In between camporees, keep emphasizing everything by patrol. On troop campouts, have every patrol set up their own area. If there are only 2 guys from a patrol on the campout, they still camp as a patrol. Work hard to encourage independent patrol activities. Actual meetings where they worked on advancement skills or planning would be great, but there's a lot to be said for just getting together to have some fun - go bowling, go out for pizza, whatever. These types of things build patrol friendships and camaraderie.

 

Good luck! (I'll be looking for you at Scout Fair this weekend!)

 

-mike

 

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1Hour,

Sorry - our notes crossed - I didn't see your latest when I launched mine.

We're plagued by same wide range of outside activities and are currently considering reducing our total number of patrols and increasing number of members in each so we have a better chance of maintaining critical mass in each for a majority of activities.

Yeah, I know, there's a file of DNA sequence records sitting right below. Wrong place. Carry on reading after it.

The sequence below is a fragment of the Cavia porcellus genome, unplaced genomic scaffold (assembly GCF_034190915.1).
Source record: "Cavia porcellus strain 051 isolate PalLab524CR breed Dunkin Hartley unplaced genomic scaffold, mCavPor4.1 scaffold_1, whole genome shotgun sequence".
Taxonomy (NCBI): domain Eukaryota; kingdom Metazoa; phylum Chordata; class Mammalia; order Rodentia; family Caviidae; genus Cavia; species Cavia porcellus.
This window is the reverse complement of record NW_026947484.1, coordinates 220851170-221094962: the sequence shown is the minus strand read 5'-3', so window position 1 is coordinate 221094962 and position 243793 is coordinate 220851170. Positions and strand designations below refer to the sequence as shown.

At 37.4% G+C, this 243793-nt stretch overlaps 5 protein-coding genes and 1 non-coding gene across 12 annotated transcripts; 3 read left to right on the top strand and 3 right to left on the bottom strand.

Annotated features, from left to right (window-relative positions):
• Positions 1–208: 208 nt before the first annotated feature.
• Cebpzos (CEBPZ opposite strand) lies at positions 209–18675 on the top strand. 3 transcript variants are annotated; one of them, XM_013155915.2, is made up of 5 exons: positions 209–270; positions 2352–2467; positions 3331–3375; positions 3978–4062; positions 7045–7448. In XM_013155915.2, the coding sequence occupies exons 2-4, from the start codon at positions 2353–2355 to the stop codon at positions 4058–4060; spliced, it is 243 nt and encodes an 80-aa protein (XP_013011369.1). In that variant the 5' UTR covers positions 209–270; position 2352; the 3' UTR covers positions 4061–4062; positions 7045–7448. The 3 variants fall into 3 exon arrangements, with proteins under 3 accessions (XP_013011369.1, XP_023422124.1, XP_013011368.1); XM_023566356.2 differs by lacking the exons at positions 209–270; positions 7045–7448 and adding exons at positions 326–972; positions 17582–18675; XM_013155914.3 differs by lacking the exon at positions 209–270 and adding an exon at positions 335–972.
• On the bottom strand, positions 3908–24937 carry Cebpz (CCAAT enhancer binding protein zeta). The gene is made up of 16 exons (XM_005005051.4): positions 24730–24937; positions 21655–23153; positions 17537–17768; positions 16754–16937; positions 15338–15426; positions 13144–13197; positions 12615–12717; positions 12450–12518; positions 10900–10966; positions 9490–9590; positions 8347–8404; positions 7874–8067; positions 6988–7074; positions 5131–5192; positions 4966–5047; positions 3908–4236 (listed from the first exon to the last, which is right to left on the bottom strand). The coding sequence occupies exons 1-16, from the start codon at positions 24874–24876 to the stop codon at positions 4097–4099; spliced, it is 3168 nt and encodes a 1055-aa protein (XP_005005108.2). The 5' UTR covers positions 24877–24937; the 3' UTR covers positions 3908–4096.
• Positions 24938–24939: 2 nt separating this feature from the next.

Keep up the great work!

 

-mike(This message has been edited by Mike F)

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Well ... it's not just the Camporee. The other leaders and I noticed the lacsidaisical attitude throughout (meetings, campouts, etc.). Campfire ... no interests in doing anything other than sitting around for about 5-10 minutes and then off to play capture the flag.

 

Call me old-fashion, but I would like to go back to the time where a patrol is a "band of brothers" (forgive me for borrowing the title). I am very envious of other troops that have patrols act and behave like the tradition!